What is a rescue relay transport?

Rescue transports are a leg-to-leg, ground relay transport,  We are all volunteer based. Each transport has multiple legs, averaging between an hour to an hour and a half per leg. When all the necessary legs have been filled with the appropriate number of drivers to safely and comfortably carry the number of animals coming, a final run sheet is sent out to all of the parties involved in the transport - the sending shelter, the receiving rescue, and each of the drivers who have signed up to do a leg. This final run sheet details out each leg of the transport; the meeting location in each city; contact information for each of the drivers; information on the sending shelters and receiving rescues; and detailed information on each of the animals traveling. For larger transports, we will sometimes assign passengers to each driver on the transport.

Then the furkids get on the road! Once the transport starts, the drivers are instructed to call the coordinator(s) or monitors once each hand-off is completed and the animals are safely loaded and on their way to the next stop. When all legs have been completed, the animals are picked up by the appropriate rescues and brought to their foster homes and begin their new lives!  
 
Kindred Hearts Transport Connection wants all of its transporters to be properly equipped and educated for transporters. Below is a 3 part educational video series to help answer questions before a transport.

 


 

Q: How do I get started? What supplies do I need?

A. As you are reading this you have found a great transport group. Commitment to helping the animals is the first step. Things you will need for your vehicle are: A waterproof covering for your seats and cargo area. This can be as simple as a shower curtain and an old quilt. A spray bottle with a 10% mixture of water and bleach with a few drops of dish washing liquid added for fast cleanups. a roll of paper towels, Clorox wipes also work well for this purpose. At least six good quality slip leads (2) per dog. Disposable (aluminum pie plates) or stainless steel bowls for water. Please remember one dog one bowl. A small bag of training treats. Use them sparingly. An assortment of crates. beding for the crates can be disposable puppie pads or clean old towels from your home, Seat belt harnesses for the larger dogs. Your cell phone and charger cord. A printed copy of the run sheet of the transport. It will contain names, phone numbers, transfer points and times.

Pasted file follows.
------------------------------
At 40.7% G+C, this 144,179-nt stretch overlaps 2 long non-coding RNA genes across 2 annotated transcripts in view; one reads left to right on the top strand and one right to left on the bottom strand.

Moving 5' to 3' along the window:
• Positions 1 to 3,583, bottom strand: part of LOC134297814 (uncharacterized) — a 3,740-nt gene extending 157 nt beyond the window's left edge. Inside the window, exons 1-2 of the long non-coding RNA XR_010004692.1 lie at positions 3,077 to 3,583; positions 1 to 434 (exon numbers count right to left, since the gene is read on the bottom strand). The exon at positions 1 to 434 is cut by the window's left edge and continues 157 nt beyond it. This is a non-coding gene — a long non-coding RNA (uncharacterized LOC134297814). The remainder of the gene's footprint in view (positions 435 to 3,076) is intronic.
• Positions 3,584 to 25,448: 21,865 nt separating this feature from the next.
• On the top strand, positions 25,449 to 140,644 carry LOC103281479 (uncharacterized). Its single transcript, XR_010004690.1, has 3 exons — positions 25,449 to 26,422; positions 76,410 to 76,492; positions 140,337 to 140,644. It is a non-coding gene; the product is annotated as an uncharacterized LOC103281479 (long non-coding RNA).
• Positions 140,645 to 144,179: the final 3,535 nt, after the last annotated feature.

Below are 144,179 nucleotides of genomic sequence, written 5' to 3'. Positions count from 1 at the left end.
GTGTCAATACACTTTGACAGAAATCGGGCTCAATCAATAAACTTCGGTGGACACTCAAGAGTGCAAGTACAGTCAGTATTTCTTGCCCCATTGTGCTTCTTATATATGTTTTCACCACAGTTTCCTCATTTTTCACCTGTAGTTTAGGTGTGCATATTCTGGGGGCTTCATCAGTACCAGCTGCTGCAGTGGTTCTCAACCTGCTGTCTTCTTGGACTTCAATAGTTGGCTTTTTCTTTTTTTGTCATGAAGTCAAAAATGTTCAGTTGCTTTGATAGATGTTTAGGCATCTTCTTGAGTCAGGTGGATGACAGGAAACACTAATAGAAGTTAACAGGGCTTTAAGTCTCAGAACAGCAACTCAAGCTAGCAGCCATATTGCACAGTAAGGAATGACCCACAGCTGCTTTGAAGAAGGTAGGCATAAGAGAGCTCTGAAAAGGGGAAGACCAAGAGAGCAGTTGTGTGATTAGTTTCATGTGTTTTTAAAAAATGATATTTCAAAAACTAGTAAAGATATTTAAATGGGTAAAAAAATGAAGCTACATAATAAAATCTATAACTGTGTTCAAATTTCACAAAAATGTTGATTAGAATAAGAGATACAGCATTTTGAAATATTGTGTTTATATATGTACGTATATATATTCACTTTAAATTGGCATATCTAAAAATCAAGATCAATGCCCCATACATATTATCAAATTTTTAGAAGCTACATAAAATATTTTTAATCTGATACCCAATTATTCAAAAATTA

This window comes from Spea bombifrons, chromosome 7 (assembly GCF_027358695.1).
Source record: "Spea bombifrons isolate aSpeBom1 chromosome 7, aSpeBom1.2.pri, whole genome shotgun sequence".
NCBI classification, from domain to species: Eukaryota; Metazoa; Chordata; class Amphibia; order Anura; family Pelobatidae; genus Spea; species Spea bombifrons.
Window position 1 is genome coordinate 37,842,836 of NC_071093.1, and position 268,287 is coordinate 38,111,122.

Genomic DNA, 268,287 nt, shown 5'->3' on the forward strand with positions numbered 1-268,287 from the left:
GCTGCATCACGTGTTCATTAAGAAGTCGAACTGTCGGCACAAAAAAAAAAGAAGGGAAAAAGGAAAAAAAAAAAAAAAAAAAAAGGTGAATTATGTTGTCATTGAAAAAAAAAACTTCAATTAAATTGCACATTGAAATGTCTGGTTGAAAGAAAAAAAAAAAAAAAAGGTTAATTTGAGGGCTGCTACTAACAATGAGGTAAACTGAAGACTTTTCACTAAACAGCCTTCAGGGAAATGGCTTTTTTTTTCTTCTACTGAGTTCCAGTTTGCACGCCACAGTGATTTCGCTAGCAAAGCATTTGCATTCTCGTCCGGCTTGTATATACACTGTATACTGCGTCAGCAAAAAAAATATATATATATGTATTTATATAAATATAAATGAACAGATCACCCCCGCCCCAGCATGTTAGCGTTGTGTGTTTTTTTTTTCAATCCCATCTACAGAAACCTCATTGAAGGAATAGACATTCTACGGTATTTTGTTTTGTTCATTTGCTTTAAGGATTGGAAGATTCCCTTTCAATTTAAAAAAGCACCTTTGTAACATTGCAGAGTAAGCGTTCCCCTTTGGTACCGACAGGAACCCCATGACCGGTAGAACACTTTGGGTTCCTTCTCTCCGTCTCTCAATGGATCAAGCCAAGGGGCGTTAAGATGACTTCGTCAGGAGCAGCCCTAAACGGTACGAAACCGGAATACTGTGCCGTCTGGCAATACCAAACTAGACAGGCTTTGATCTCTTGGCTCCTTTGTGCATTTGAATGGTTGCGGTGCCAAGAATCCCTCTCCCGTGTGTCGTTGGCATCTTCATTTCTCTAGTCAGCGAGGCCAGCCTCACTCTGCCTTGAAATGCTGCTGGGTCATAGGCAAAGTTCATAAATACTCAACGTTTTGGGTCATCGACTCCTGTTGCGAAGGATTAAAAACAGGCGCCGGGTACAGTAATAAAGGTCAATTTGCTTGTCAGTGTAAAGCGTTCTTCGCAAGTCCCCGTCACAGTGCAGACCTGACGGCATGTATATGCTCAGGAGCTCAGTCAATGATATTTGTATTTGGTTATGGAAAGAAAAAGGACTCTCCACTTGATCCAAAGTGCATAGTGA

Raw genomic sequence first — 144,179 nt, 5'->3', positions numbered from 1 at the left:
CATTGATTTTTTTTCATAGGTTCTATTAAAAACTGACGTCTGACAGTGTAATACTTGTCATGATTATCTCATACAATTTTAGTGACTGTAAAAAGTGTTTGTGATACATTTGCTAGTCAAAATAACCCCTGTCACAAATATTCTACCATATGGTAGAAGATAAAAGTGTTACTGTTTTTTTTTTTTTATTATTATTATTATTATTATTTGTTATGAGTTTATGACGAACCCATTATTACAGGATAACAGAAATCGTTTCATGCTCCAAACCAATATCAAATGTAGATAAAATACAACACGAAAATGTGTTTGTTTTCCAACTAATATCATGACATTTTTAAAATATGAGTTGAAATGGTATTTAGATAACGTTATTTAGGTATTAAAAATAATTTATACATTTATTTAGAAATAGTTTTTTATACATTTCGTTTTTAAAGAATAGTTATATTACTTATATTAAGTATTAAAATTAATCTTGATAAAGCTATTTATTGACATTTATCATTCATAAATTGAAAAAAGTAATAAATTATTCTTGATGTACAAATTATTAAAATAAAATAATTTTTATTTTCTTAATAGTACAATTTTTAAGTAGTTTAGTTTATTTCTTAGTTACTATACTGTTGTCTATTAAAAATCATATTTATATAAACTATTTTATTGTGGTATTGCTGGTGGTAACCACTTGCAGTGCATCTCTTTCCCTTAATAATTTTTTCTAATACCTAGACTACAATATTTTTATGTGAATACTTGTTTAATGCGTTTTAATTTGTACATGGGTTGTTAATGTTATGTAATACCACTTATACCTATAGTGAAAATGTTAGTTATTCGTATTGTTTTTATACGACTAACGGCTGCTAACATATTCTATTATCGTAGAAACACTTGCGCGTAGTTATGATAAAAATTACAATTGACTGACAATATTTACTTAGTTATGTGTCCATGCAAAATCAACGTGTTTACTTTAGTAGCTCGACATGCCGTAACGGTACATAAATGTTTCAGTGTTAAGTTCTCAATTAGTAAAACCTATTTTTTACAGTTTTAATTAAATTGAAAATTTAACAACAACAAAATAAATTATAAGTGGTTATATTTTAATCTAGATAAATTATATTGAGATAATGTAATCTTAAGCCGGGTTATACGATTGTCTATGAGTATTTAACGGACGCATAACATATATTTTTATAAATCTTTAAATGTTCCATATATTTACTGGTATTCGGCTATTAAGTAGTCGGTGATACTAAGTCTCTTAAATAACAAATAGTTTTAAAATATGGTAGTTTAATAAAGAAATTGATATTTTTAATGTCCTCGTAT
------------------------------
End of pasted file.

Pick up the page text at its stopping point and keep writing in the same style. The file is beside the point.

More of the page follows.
Q: Who pays for fuel and equipment?

A: As we are an all volunteer group there will be no reimbursements of fuel or equipment of any kind. Unless offered by the SENDING or RECEIVING party listed on the run sheet.

 

Q: Where do I get some Crates and what kind works best?

A: You can check Craig's List, yard sales, thrift shops, your friends might loan you one until you accumulate what you need. You local humane society also might be willing to loan you one or two if you tell them you are doing rescue transport.

Depending on vehicle style the metal folding are easy to clean and store. Plastic airline style crates are also acceptable. Please NO soft side cloth type carriers.

 

Q: What is a slip lead?